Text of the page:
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Navarrette: The painful secret to work-life balance

Working mom.

Working mom. Credit: iStock

Thank you, Shonda Rhimes. You've set me free.

The same goes for millions of other parents who spend their days chasing after what has to be the most overscheduled generation of children ever.

Freedom came in the form of a single paragraph in a recent cover story in The Hollywood Reporter, where one of the most successful producers in television is quoted saying something brave and brilliant. As an African-American woman with three shows on ABC -- "Grey's Anatomy, "Scandal," and the newcomer "How to Get Away with Murder" -- Rhimes has much to say about race, gender and fame.

But the quote that caught my eye was about parenting. Rhimes, 44, is a single mother and, as the article points out, she hates it when people ask how she balances the demands of three shows and three kids.

Silly question. Anyone who is trying to raise and care for one child in today's world, let alone three, knows just how ridiculous it is to suggest that anyone can balance it all. You're going to fail at something.

Rhimes wants parents to accept the hard truth: You cannot do it all. It's not that you simply need better time management. (Don't you hate it when people say that?)

Rather, as Rhimes points out, what you really need is a firmer grip on reality and an awareness of your own limitations.

This was a major theme of the commencement speech that the television producer gave last spring at Dartmouth, her alma mater. In her remarks, she said that people ask her all the time, "How do you do it all?'

"I don't," she told graduates. "If I am at home sewing my kids' Halloween costumes, I'm probably blowing off a rewrite I was supposed to turn in. If I am accepting a prestigious award, I am missing my baby's first swim lesson. If I am at my daughter's debut in her school musical, I am missing Sandra Oh's last scene ever being filmed on 'Grey's Anatomy.' If I am succeeding at one, I am inevitably failing at the other. That is the trade-off."

She has figured it out. There is indeed a trade-off to this balancing act that gets attempted every day in America by folks who are trying to be professionals and parents, and be successful at both. Too many parents are convinced they can do it all. Rhimes is telling them what they need to hear: It's not going to happen.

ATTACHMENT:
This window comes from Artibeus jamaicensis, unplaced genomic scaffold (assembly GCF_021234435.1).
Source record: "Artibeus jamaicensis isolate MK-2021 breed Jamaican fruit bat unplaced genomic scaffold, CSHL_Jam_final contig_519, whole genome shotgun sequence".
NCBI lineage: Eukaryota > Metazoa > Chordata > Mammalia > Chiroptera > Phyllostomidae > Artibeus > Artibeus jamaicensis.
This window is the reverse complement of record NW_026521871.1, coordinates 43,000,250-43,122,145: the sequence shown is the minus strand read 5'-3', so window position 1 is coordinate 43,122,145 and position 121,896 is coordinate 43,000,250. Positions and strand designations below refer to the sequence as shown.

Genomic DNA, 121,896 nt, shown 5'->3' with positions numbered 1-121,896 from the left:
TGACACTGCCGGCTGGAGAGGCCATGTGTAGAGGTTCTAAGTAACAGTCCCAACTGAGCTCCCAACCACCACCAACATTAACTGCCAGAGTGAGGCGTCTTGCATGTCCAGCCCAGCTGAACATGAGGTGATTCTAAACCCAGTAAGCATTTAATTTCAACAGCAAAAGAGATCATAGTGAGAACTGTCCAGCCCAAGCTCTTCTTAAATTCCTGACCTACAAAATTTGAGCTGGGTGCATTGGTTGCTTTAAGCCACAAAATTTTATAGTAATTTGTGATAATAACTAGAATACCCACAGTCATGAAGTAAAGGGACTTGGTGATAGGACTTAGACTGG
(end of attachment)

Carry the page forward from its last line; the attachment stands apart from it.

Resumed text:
Many of us are too hard on ourselves. And no, it has not always been this way.
     Recently, the father of one of my son's friends compared what he's going through with what his parents experienced.

"You know when my dad was my age, it was different," he said. "When he came home at five, he was home. That was the end of his day. Now, with email and cellphones, you're never off work. You're always plugged in. And, then, no matter what you're doing, you feel guilty because you know there's always something else you should be doing."

He's right. These days, we're conditioned to always be fulfilling some role.

I myself never get it right. When my 7-year-old son was a toddler, I was working 14-hour days, and so I missed some of the best moments. Now I stare at photos of him at that age, and I don't remember living through those times with him. Those were good years professionally for me, and yet I look back and feel impoverished.

On the other hand, last weekend, I had a great time with all three of my kids -- watching them play soccer or volleyball, and dance ballet, then taking them all out to a pumpkin patch. The next day, my wife and I took them on a day trip out to the country.

Guess what? No work got done. But so what? You have to make a living, but not at the expense of not having a life.

It's all part of being a hands-on parent, determined not to repeat past mistakes -- because I'm busy making new ones.

Ruben Navarrette's email address is